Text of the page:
|Software Development, Design Choices, Class Design,
Recursion and Iteration, Testing, and Command-line Arguments
|A Racquetball or Volleyball Simulation|
One general principle of object-oriented design states:
Applying this principle to the simulation of Lab 2, we note that the design of Alternative 1 uses only two special fields within an object: one to specify whether the program will specify racquetball or volleyball, and the other to specify the number of games to be simulated. A third field, winByTwo, is computed based on the specific game. However, the design does not require special data structures or interactions among classes. For example, simulateGames is self contained, except for needing to know the number of games for a simulation; and playUntilWin is self contained, except for needing to know whether the server must win by 2 points.
Without a need for arrays or other special structures, the various methods for this simulation program seem largely to be independent and self contained; that is, they do not rely much upon an associated object. From this perspective, the above general principle suggests that the fields outside individual methods and the methods themselves should be static. Running a simulation does not depend upon individual objects and object interactions.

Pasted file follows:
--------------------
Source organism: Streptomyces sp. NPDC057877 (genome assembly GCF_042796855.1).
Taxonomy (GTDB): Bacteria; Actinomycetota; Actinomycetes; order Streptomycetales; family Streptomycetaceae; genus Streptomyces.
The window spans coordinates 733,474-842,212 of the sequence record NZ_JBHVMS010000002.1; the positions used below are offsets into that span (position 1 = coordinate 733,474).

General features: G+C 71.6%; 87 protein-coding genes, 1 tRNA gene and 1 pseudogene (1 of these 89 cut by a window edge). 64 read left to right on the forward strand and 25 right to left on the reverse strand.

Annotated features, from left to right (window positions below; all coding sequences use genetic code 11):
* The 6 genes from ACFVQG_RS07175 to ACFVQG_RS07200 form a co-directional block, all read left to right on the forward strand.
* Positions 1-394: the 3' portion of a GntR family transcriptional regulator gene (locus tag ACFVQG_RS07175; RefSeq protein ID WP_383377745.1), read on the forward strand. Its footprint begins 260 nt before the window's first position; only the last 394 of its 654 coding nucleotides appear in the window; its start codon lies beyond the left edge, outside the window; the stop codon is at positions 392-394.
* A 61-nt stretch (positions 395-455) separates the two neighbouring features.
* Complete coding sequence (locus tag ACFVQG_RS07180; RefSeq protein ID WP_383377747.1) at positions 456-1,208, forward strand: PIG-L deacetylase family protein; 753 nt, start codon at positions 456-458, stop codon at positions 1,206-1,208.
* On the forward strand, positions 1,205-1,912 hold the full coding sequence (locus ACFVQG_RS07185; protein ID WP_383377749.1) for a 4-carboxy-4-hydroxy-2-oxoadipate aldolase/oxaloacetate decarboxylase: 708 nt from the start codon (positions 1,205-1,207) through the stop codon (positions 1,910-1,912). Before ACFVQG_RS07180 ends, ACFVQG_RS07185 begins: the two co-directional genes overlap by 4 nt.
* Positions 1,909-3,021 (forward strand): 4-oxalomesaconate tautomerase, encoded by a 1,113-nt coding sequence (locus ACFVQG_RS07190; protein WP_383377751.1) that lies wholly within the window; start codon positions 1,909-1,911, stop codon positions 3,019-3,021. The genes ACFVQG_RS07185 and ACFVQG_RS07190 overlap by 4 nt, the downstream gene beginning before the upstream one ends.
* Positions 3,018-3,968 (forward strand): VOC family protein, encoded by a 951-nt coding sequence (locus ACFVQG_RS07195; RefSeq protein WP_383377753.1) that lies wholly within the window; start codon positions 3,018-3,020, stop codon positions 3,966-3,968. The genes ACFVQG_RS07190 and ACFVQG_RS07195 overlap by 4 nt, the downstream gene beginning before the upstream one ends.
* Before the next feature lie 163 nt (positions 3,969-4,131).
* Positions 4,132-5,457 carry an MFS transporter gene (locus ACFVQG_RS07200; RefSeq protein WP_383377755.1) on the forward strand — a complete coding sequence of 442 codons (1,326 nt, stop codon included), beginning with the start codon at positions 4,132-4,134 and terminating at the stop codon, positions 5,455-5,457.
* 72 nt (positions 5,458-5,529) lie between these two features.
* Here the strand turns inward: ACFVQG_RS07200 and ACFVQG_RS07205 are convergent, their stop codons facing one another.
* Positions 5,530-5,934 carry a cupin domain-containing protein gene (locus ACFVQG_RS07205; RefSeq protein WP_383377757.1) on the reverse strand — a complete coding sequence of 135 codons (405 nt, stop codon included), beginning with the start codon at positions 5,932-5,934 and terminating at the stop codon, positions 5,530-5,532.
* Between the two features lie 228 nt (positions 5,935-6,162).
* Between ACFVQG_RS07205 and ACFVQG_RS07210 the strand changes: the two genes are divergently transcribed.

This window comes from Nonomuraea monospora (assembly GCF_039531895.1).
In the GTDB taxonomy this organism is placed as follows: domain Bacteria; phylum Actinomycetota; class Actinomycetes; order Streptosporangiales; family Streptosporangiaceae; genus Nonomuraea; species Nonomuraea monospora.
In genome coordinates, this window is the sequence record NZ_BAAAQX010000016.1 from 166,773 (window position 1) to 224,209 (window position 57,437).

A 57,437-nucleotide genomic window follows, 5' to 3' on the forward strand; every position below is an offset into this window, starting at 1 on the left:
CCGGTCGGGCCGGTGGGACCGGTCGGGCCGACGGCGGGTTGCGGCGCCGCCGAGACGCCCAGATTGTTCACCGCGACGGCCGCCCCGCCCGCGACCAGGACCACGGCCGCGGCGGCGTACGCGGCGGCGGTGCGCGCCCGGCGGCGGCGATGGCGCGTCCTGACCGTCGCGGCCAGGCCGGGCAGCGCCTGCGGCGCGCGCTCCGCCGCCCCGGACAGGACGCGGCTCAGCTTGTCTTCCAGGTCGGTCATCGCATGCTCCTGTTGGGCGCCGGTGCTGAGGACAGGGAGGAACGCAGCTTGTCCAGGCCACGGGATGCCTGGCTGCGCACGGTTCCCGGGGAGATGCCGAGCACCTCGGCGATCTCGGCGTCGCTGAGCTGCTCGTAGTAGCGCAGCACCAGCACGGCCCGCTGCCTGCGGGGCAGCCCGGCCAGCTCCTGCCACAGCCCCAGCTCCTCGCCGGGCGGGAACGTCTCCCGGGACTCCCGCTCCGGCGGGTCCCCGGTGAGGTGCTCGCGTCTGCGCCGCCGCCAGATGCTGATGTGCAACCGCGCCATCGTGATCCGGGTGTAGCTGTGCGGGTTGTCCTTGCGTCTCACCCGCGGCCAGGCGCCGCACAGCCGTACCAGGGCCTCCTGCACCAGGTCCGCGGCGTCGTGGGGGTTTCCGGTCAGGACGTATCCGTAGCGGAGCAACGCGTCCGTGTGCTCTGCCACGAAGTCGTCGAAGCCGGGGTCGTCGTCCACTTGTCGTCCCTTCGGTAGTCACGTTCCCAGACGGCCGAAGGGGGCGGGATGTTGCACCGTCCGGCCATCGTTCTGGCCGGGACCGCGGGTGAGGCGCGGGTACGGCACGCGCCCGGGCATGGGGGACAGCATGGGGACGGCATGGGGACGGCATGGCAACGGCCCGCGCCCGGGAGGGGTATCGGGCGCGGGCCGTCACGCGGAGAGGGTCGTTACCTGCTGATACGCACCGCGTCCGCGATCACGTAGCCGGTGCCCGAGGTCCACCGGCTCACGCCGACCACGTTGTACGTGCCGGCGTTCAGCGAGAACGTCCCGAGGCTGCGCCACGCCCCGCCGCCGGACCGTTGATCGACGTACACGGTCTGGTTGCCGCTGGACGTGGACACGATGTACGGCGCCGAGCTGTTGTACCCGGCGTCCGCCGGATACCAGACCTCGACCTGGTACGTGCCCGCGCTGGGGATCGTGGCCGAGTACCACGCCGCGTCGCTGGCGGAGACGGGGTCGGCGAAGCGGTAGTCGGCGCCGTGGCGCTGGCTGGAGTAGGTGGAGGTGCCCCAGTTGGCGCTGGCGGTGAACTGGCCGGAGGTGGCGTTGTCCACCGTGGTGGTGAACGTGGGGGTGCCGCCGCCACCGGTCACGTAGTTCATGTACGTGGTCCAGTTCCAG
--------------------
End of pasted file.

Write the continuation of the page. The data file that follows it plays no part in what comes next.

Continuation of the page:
Further, a user could edit the static variables to specify relevant details:
// Edit these lines to indicate the game to be simulated // and the number of games to simulate public static String game = "racquetball"; // "racquetball" or "volleyball" public static int numberOfGames = 1000;
This alternative has several consequences:
Program Game2Recur.java implements this Alternative Solution 2, using the recursive Game Approach 1. The result is a streamlined program (128 lines total, in contrast to the 154 lines required for recursive implementation for Alternative 1 - about a 16.9% reduction in code).
Revise the three iterative solutions (programs Game1Iter1.java, Game1Iter2.java, and Game1Iter2Alt.java) to make all class-level fields and methods static . Simplify the resulting code as much as possible.